Mount Sual (Umboi Island), where the ropen light sometimes flies
For years, I have advocated multiple species of pterosaurs living in various parts of the world. Even for glowing lights in Papua New Guinea, multiple species may be involved, even when only two mountain ranges separate them. But for now, let’s consider why one species seems to be responsible for flying lights in two areas of that tropical country.
Let’s compare the words of four witnesses: three natives on Umboi Island and one British biologist on the mainland of New Guinea. Each describes flying lights: on two sides of Umboi and on the mainland to the west of Umboi.
The British biologist and explorer Lucy Evelyn Cheesman was the first woman ever hired as a curator at the Regent’s Park Zoo, in London. She traveled in the south Pacific prior to World War II, discovering a number of new species of small creatures and writing several books. But the discovery she made near Mondo, on the mainland of New Guinea, would support cryptozoological investigations many decades later.
In her book The Two Roads of Papua (1935 – London: Jarrolds), she described the flying lights:
While at Mondo I witnessed a most curious phenomenon which I could not understand; nor could I later hit upon any satisfactory explanation for it.
[One night] I spent much in time leaning over the veranda, and gazing across at the . . . jumbled hills against a purple sky. When suddenly I saw a flash of light somewhere below the horizon. It was rather a slow flash, and might have been made with an electric torch [flashlight] by someone with a finger on the switch to prolong it perhaps four seconds. . . . in a moment it came again, and this time I counted; yes about four or five seconds . . . flashes continued at intervals.
Many lights appeared like the first one, and they were strung out in a horizontal line for quite a distance, just below the top of a mountain ridge. The natives would not answer Cheesman’s questions about them so she relied on her own powers of reasoning.
But after careful observations and careful pondering, she gave up trying to explain the phenomenon. It could not have been from many natives with flashlights: The flying lights were slightly above the tree canopy, and even if natives had access to many flashlights, why would they use them in that fashion, on a long horizontal line? She became convinced that the lights were not from any human origin. But what were they?
Lucy Evelyn Cheesman, biologist
First 2004 Ropen Expedition
When I explored part of Umboi Island, Papua New Guinea, in 2004, I had no knowledge of Cheesman’s observations seven decades earlier. I was following up on the findings of other cryptozoologists, including Paul Nation (who had instructed me in how to conduct my expedition). I interviewed native eyewitnesses of the flying light and eyewitnesses of a large flying creature they call “ropen.” Natives think of them as the same thing, and my findings verified that idea.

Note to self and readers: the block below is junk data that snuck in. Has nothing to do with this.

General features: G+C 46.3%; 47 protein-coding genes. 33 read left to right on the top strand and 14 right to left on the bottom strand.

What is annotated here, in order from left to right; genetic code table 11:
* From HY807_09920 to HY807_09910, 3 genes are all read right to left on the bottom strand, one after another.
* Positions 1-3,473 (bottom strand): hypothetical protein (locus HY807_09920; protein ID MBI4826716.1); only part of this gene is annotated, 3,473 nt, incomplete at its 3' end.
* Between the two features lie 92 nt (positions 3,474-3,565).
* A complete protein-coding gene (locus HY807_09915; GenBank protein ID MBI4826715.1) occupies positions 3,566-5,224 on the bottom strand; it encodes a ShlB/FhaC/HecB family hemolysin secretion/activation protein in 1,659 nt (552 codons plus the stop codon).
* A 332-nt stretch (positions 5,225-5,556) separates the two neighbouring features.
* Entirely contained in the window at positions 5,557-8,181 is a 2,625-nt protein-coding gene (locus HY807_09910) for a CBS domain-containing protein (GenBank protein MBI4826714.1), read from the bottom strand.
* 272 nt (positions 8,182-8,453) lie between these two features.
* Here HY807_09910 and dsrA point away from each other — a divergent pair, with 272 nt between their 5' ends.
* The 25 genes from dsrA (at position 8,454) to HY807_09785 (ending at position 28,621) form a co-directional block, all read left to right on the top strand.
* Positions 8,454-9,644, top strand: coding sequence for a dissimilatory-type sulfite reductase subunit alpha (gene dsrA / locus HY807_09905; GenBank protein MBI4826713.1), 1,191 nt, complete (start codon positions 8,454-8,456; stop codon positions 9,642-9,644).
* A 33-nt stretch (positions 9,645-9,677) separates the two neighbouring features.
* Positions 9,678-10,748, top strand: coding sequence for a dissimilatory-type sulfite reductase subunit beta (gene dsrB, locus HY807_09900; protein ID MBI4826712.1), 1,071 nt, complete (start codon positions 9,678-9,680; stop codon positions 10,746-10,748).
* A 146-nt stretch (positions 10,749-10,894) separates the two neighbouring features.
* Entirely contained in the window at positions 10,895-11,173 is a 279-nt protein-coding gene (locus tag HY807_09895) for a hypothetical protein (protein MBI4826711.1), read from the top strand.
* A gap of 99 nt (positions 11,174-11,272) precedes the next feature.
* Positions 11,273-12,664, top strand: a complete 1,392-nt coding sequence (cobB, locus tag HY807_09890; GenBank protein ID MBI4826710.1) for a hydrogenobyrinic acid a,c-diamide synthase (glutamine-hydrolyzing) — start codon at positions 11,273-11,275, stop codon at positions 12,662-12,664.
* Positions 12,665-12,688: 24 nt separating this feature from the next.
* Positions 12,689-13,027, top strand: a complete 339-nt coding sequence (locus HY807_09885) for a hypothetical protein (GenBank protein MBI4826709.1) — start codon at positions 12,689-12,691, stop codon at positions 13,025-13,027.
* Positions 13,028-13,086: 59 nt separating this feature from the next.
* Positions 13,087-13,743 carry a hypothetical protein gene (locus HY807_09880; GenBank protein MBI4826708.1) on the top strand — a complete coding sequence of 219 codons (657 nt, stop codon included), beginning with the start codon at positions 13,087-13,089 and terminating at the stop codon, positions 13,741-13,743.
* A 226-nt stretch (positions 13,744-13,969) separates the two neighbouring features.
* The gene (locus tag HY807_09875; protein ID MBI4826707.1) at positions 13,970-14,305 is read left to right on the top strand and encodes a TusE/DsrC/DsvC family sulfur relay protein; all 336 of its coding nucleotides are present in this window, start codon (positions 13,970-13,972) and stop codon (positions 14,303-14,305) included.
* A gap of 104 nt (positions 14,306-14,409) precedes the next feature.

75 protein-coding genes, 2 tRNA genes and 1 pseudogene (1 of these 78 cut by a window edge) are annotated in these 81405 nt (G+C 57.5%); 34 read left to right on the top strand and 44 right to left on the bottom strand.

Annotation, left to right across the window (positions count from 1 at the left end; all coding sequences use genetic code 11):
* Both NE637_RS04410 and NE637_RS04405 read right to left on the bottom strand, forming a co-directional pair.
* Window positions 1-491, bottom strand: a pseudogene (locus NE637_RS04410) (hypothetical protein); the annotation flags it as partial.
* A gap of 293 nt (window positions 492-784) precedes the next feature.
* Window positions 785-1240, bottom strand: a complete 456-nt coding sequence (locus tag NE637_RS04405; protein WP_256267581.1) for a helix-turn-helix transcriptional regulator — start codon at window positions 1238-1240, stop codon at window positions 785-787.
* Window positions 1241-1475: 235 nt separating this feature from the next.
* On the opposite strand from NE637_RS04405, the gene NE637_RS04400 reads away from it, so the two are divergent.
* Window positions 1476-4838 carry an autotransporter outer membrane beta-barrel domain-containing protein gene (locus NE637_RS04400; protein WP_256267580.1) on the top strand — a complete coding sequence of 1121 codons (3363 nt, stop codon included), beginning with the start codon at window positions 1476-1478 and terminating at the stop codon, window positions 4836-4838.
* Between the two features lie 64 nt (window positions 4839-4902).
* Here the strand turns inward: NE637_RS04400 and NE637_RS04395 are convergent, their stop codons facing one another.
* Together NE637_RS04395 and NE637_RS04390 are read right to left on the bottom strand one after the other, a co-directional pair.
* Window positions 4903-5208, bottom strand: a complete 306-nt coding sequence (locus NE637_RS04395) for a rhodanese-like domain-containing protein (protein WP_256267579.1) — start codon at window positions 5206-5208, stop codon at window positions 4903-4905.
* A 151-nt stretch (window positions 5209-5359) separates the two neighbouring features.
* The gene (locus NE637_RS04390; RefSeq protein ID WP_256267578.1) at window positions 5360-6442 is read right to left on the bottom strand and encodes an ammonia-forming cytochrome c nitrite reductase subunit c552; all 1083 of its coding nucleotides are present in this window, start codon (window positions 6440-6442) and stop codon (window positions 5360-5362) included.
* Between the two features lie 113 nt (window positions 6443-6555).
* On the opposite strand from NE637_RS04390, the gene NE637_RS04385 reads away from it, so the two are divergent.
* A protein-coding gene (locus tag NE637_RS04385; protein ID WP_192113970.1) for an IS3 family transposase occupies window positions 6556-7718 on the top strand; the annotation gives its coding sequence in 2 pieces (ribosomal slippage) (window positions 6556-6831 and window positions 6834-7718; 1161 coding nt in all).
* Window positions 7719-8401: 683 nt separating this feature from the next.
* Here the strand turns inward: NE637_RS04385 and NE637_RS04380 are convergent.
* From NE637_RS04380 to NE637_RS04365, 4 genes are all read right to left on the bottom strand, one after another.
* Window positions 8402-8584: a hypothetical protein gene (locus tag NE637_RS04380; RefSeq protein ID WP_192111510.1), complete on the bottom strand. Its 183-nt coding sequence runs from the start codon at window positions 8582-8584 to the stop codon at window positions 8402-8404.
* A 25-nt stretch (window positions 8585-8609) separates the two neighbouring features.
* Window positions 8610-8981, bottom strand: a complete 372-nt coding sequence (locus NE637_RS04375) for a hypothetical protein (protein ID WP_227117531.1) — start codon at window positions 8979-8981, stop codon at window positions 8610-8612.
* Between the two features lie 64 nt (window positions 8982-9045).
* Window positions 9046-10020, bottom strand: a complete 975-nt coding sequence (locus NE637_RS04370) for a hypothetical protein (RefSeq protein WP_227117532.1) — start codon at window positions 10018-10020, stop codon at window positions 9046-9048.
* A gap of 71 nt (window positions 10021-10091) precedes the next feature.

I interviewed David Moke, a village leader, who told me about his encounter with a bright light that appeared over his head while he was fishing one night, months earlier, over a reef off the southern coast of Umboi Island. The brilliant light lasted about “five seconds.”
About a week later, I talked with another native. William Gima told me about the bright light that lit up Aupwel Village, a few weeks earlier, on the northern side of Umboi. That light lasted about “five seconds.”
Second 2004 Ropen Expedition
A few weeks after I completed my expedition, two other American cryptozoologists were exploring Umboi: Garth Guessman and David Woetzel. Many of their interviews were with islanders I had not met, in villages I had not visited.
The school teacher of Arot Village, Gibson Kuvurio, told the Americans about the ropen light:
When ropen flies, its body glows maybe around five or six seconds, but the light never glows beyond this time.
Coincidence or Bioluminescence?
Many observations of flying lights that last 4-6 seconds—those are not likely by coincidence, especially when some areas of Papua New Guinea have reports of large nocturnal flying creatures that glow as they fly. This phenomenon deserves serious scientific study, not just by cryptozoologists but by biologists.
Evelyn Cheesman appeared to have no thought about pterosaurs when she observed the strange glowing objects that flew near the top of a mountain ridge.
Live Pterosaurs in America — third edition of nonfiction cryptozoology book
From the chapter “Marfa Lights of Texas”
His account of the strange lights of Marfa [Texas] got me thinking. Some accounts, not quite like James’s observations, involve “dancing” behavior. But if the lights are made by ropen-like animals, why would they move like that? Of course ropens in Texas might be hunting bats, but how could dancing help them catch bats? Insects! Of course lights attract insects. After two ropens have glowed in one area long enough to concentrate insects, they separate for awhile to allow the bats to feel safe in catching those insects. Soon the ropens return to catch the bats.